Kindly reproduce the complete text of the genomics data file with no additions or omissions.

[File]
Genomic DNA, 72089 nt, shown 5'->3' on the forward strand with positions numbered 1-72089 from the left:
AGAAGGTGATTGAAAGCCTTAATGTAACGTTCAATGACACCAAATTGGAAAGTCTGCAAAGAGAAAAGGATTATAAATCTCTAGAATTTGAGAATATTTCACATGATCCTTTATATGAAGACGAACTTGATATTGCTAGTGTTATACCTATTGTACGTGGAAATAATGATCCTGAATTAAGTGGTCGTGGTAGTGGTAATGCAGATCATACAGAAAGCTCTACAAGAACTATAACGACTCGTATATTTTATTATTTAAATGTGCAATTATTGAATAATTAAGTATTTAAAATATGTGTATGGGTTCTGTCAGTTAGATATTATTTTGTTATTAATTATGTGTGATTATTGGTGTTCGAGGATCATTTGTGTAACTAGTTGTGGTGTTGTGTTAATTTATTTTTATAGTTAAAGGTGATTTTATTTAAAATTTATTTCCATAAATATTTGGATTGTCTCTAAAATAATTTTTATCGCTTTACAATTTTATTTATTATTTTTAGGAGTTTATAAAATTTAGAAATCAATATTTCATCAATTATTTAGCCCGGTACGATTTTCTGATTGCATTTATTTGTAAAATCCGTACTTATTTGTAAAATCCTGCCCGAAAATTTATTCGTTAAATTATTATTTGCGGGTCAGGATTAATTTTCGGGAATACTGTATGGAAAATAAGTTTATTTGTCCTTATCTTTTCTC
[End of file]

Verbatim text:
Genomic DNA, 72089 nt, shown 5'->3' on the forward strand with positions numbered 1-72089 from the left:
AGAAGGTGATTGAAAGCCTTAATGTAACGTTCAATGACACCAAATTGGAAAGTCTGCAAAGAGAAAAGGATTATAAATCTCTAGAATTTGAGAATATTTCACATGATCCTTTATATGAAGACGAACTTGATATTGCTAGTGTTATACCTATTGTACGTGGAAATAATGATCCTGAATTAAGTGGTCGTGGTAGTGGTAATGCAGATCATACAGAAAGCTCTACAAGAACTATAACGACTCGTATATTTTATTATTTAAATGTGCAATTATTGAATAATTAAGTATTTAAAATATGTGTATGGGTTCTGTCAGTTAGATATTATTTTGTTATTAATTATGTGTGATTATTGGTGTTCGAGGATCATTTGTGTAACTAGTTGTGGTGTTGTGTTAATTTATTTTTATAGTTAAAGGTGATTTTATTTAAAATTTATTTCCATAAATATTTGGATTGTCTCTAAAATAATTTTTATCGCTTTACAATTTTATTTATTATTTTTAGGAGTTTATAAAATTTAGAAATCAATATTTCATCAATTATTTAGCCCGGTACGATTTTCTGATTGCATTTATTTGTAAAATCCGTACTTATTTGTAAAATCCTGCCCGAAAATTTATTCGTTAAATTATTATTTGCGGGTCAGGATTAATTTTCGGGAATACTGTATGGAAAATAAGTTTATTTGTCCTTATCTTTTCTC